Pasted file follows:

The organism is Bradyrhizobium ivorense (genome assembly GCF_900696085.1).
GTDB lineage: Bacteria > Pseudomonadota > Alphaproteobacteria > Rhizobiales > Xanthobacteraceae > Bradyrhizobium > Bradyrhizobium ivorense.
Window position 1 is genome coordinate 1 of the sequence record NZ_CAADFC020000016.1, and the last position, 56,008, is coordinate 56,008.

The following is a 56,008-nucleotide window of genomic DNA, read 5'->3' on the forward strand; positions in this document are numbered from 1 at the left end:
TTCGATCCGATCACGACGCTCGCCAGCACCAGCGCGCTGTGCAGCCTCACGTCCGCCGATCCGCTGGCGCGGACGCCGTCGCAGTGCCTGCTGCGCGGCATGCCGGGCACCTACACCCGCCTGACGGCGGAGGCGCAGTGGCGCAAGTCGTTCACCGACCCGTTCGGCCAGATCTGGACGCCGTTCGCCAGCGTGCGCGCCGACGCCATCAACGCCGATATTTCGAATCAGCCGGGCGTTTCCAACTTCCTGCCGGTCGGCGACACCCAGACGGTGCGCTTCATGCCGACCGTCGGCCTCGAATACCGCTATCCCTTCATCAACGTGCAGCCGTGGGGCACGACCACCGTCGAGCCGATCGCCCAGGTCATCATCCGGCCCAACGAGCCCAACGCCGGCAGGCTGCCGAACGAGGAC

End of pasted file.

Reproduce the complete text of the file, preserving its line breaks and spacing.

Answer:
The organism is Bradyrhizobium ivorense (genome assembly GCF_900696085.1).
GTDB lineage: Bacteria > Pseudomonadota > Alphaproteobacteria > Rhizobiales > Xanthobacteraceae > Bradyrhizobium > Bradyrhizobium ivorense.
Window position 1 is genome coordinate 1 of the sequence record NZ_CAADFC020000016.1, and the last position, 56,008, is coordinate 56,008.

The following is a 56,008-nucleotide window of genomic DNA, read 5'->3' on the forward strand; positions in this document are numbered from 1 at the left end:
TTCGATCCGATCACGACGCTCGCCAGCACCAGCGCGCTGTGCAGCCTCACGTCCGCCGATCCGCTGGCGCGGACGCCGTCGCAGTGCCTGCTGCGCGGCATGCCGGGCACCTACACCCGCCTGACGGCGGAGGCGCAGTGGCGCAAGTCGTTCACCGACCCGTTCGGCCAGATCTGGACGCCGTTCGCCAGCGTGCGCGCCGACGCCATCAACGCCGATATTTCGAATCAGCCGGGCGTTTCCAACTTCCTGCCGGTCGGCGACACCCAGACGGTGCGCTTCATGCCGACCGTCGGCCTCGAATACCGCTATCCCTTCATCAACGTGCAGCCGTGGGGCACGACCACCGTCGAGCCGATCGCCCAGGTCATCATCCGGCCCAACGAGCCCAACGCCGGCAGGCTGCCGAACGAGGAC